Change is not always uncomfortable. Often, we do not wish to see that everything changes constantly.

It is common enough for us two-legged ones to encounter change, or the need for change, and step back, stand back. But one hopes this is a temporary moment – and does not become a stance. When human beings adopt a stance, it can be tough to move from it – even when it is essential to do so.

Our current human flow of current events in the world owes much to our having adopted a stance – and welcoming no question of moving from it. It also seems our current human flow of events has much to do with standing too far back – and staying too far back from what needs intimacy and closeness.

Untitled3In the Sagh’ic Tradition’s story of Iolair – the great Eagle, his massive wing thrusts were so strong that the Ancestors cried ‘Stand back!!” Four times this happens, and his wing blasts thus create the four Great Winds.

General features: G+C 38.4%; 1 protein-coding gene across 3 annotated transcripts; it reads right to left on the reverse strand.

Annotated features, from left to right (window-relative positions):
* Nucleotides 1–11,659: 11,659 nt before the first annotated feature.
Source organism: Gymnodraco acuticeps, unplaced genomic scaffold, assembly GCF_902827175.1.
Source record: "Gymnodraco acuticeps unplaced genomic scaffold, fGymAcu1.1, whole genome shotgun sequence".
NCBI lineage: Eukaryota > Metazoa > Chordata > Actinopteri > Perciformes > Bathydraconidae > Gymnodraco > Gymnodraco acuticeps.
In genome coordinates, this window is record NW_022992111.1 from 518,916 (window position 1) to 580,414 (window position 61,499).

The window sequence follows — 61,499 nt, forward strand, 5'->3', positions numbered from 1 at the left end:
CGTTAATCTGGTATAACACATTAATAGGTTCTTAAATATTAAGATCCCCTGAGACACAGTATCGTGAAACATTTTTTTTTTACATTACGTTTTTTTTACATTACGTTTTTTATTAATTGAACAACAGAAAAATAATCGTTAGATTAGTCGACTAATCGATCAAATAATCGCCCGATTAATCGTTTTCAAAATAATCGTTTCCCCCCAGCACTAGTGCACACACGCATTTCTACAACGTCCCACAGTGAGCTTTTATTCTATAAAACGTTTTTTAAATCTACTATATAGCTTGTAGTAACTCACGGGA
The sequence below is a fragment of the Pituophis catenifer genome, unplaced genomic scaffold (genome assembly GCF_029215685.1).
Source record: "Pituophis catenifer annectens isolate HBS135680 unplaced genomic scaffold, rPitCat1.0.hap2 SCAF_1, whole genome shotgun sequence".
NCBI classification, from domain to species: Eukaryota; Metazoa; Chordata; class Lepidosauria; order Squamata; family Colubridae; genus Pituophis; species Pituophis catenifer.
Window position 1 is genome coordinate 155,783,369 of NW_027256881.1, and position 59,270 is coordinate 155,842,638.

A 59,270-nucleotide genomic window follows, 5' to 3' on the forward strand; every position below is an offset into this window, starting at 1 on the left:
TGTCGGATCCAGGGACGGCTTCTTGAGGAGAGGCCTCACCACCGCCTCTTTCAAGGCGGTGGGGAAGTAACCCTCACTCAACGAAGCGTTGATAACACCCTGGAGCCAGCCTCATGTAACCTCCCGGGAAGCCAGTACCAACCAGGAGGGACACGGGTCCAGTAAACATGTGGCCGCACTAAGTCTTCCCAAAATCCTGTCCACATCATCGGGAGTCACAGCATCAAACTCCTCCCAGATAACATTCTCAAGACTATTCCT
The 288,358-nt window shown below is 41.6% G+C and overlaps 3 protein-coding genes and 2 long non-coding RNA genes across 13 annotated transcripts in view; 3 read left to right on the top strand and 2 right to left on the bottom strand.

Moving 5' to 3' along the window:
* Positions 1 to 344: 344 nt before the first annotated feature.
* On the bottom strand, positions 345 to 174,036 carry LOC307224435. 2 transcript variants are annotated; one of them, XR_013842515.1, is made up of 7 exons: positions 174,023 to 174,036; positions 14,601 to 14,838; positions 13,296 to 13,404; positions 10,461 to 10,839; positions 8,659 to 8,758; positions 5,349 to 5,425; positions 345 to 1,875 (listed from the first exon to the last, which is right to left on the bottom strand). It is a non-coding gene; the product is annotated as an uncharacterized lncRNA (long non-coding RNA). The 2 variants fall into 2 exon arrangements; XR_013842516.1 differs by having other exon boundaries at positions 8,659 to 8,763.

But he remains in that place of ‘Stand back!’ from that point onwards. The Ancestors cried out for the needs of one moment – not to create a permanent place of distance. So far back stays Iolair, that he does not even think to eat – entranced by the beauty of what is seen from a distance.

Seabhac – the Hawk – is also able to soar to great heights also – but his vision is focussed on both the great and the small.

There is a lesson for us in this.